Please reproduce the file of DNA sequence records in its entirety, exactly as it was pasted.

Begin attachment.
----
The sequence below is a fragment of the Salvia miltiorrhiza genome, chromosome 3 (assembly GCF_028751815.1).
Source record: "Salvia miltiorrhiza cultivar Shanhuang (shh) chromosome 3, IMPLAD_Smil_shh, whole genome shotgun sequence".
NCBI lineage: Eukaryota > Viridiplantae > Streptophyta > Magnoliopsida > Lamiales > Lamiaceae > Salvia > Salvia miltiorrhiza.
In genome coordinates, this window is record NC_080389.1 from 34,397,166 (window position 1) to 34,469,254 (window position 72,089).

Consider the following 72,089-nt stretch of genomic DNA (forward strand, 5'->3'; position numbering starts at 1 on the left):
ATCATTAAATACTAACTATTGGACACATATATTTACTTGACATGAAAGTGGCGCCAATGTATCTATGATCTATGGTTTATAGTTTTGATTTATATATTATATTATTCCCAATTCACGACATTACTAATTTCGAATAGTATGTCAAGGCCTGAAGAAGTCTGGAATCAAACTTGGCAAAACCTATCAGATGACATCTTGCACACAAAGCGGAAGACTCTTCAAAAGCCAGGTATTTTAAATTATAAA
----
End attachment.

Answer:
The sequence below is a fragment of the Salvia miltiorrhiza genome, chromosome 3 (assembly GCF_028751815.1).
Source record: "Salvia miltiorrhiza cultivar Shanhuang (shh) chromosome 3, IMPLAD_Smil_shh, whole genome shotgun sequence".
NCBI lineage: Eukaryota > Viridiplantae > Streptophyta > Magnoliopsida > Lamiales > Lamiaceae > Salvia > Salvia miltiorrhiza.
In genome coordinates, this window is record NC_080389.1 from 34,397,166 (window position 1) to 34,469,254 (window position 72,089).

Consider the following 72,089-nt stretch of genomic DNA (forward strand, 5'->3'; position numbering starts at 1 on the left):
ATCATTAAATACTAACTATTGGACACATATATTTACTTGACATGAAAGTGGCGCCAATGTATCTATGATCTATGGTTTATAGTTTTGATTTATATATTATATTATTCCCAATTCACGACATTACTAATTTCGAATAGTATGTCAAGGCCTGAAGAAGTCTGGAATCAAACTTGGCAAAACCTATCAGATGACATCTTGCACACAAAGCGGAAGACTCTTCAAAAGCCAGGTATTTTAAATTATAAA